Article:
The ritual of afternoon tea has been part of traditional English culture since 1840. Anna, Duchess of Bedford and lifelong friend of Queen Victoria, suffered from ‘hunger spells’ between luncheon and dinner and decided to take some tea, usually Darjeeling, with cake and sandwiches. At the time it was usual for people to take only two main meals a day, breakfast, and dinner at around 8 o'clock in the evening. Therefore, this was the perfect solution to fulfilling the Duchess' hunger.
She soon began inviting friends to join her and before long it became a full-blown social event among the English aristocracy. When the Duchess often returned to London, she would send cards to her friends asking them to join her for "tea and a walk through the fields." Other social hostesses soon picked up on this trend and began to move the newly formed tradition into the drawing room for a more respectable afternoon of tea, cakes and sandwiches.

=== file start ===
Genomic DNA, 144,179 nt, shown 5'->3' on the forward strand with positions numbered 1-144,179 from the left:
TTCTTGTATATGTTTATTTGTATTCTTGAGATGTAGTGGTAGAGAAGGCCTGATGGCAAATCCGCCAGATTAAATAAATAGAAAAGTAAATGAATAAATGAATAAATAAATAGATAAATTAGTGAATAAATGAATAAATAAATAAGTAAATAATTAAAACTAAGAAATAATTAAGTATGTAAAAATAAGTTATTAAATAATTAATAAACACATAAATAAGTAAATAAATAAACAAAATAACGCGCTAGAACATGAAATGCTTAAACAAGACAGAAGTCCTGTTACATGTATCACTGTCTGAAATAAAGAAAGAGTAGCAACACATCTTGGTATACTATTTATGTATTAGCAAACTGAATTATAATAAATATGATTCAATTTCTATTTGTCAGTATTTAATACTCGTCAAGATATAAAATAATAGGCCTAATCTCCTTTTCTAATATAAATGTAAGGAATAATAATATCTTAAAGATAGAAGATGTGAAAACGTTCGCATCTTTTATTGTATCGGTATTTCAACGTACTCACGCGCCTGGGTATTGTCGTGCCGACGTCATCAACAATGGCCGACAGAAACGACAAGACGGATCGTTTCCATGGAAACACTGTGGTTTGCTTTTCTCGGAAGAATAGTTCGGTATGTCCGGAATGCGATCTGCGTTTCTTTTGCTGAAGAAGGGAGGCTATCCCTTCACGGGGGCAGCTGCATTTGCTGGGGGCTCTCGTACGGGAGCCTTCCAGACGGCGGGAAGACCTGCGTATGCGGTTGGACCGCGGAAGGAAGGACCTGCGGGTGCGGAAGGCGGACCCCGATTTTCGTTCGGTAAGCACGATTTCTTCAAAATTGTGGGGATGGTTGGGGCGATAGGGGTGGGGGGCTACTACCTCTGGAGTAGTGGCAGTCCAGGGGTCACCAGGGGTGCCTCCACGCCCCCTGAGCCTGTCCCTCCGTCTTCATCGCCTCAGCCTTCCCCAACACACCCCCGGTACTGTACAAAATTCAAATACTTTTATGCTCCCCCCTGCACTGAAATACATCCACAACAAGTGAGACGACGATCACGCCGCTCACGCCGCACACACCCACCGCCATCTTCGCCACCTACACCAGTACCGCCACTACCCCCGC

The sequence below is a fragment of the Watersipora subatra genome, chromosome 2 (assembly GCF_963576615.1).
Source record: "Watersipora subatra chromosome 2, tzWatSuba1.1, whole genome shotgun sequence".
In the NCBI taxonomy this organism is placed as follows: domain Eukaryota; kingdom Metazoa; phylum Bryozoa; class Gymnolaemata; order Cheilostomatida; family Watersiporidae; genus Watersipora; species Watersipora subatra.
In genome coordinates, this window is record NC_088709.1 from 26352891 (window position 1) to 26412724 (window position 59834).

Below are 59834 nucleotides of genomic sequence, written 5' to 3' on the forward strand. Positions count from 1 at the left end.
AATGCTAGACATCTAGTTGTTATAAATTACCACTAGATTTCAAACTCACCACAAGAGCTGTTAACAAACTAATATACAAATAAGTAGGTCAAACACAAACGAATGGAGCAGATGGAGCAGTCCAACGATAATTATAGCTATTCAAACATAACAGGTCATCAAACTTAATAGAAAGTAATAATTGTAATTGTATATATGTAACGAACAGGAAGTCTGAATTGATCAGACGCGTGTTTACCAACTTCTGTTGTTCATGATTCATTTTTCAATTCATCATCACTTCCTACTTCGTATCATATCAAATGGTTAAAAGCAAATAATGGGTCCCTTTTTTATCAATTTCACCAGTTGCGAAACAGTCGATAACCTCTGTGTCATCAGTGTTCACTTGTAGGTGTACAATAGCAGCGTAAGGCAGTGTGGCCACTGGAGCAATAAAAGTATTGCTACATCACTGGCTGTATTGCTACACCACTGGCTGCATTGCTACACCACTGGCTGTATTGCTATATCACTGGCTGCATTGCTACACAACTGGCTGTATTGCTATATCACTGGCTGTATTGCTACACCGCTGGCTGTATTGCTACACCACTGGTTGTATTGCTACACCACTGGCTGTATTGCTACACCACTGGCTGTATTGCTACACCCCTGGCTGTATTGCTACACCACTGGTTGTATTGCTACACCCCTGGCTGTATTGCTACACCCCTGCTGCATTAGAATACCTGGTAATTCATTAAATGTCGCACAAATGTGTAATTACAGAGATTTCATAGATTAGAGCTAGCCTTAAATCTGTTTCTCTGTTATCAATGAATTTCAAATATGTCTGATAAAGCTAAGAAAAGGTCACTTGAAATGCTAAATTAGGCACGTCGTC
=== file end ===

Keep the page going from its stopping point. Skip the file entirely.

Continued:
Even today, people from overseas still portray the British to be a culture whereby "at half past three, everything stops for tea". However, this has sadly become an occasional luxury; often used to mark a celebration, or in a hotel after a short weekend away.